When I tell this to Ujwala the next day, she laughs bitterly. It’s sold, she tells me. Nonsense I reply, it can’t be sold. Google it, she says. I do, and she’s so right. At the end of January 2012 they had a clearance sale. There are two features on this, both bald, full on fact, but far short of the pathos this tragedy warrants.
I find out that Manney’s was named after Mani, a Sindhi gentleman who opened the shop after partition, well after opening the London Book Company in Rawalpindi in 1928 and expanding his operations by 1939 to include 11 bookshops all the way to Peshawar.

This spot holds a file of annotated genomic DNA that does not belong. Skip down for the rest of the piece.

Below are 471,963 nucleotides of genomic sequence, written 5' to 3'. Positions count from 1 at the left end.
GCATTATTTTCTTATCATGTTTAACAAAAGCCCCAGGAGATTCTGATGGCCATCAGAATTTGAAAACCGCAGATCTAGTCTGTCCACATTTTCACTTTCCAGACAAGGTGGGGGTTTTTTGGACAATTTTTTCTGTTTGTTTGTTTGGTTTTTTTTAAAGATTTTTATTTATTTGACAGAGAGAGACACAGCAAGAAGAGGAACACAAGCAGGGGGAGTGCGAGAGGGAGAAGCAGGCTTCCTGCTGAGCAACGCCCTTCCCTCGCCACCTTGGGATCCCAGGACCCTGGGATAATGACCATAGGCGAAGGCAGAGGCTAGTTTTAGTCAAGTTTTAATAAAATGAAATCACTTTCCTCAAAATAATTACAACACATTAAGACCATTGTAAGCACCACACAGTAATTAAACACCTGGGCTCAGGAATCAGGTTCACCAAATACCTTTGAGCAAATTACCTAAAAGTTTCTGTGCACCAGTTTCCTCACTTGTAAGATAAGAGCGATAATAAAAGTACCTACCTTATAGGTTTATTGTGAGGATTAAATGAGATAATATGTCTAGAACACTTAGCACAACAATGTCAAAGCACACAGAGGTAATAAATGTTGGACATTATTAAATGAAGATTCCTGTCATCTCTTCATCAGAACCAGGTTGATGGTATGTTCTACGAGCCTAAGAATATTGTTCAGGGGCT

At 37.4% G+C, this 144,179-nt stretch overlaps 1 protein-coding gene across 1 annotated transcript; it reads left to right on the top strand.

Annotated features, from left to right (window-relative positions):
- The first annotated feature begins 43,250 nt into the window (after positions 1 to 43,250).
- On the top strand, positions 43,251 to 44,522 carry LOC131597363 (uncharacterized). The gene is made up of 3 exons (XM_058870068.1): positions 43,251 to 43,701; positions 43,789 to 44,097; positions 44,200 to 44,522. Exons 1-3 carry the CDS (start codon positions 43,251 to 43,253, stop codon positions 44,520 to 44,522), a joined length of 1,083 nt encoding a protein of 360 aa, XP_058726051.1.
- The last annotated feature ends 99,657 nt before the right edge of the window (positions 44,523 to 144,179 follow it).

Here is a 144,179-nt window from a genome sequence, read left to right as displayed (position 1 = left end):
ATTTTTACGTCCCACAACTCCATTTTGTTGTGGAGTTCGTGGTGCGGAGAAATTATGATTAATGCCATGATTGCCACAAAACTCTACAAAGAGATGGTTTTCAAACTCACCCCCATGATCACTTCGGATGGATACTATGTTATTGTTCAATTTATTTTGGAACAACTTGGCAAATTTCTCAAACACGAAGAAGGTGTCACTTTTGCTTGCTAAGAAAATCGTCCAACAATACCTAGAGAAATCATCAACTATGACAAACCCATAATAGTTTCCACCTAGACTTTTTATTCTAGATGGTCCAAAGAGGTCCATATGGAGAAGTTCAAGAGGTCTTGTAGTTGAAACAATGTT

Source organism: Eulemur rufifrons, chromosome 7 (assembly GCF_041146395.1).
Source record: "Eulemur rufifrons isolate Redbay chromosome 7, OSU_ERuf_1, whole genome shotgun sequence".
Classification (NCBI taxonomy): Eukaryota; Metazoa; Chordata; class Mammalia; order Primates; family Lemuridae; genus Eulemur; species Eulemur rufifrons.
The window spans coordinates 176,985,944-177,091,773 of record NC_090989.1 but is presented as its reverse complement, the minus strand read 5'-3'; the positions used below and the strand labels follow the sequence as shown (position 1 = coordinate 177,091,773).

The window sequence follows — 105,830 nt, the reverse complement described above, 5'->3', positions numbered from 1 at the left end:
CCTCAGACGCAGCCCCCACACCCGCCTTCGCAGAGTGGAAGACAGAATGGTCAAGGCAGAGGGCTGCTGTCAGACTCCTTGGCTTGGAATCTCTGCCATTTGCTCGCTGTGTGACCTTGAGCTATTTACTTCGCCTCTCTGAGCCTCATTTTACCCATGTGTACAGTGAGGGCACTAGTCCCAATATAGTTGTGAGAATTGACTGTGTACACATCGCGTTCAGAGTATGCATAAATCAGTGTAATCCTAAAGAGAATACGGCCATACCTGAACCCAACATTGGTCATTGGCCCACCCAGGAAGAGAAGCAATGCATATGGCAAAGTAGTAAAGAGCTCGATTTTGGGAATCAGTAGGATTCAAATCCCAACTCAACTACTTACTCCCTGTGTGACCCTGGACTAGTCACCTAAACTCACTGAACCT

The present owner, his son, is 68 years old. He says he’s tired; he’s been running the bookshop for 48 year without a break and wants to spend time with his children and grandchildren. I call up a friend and find out that the guy with the moustache was his elder brother, who died of cancer. She tried to meet his wife and young son, but they went back to Kolkata, where the wife hailed from.
Manney’s third avatar, keeping up with contemporary aspirations, will be a clothes shop. “I have no regrets,” the present owner told one of the papers, “I know I would be the one to cry the most when that happens.”
I’m not so sure about that.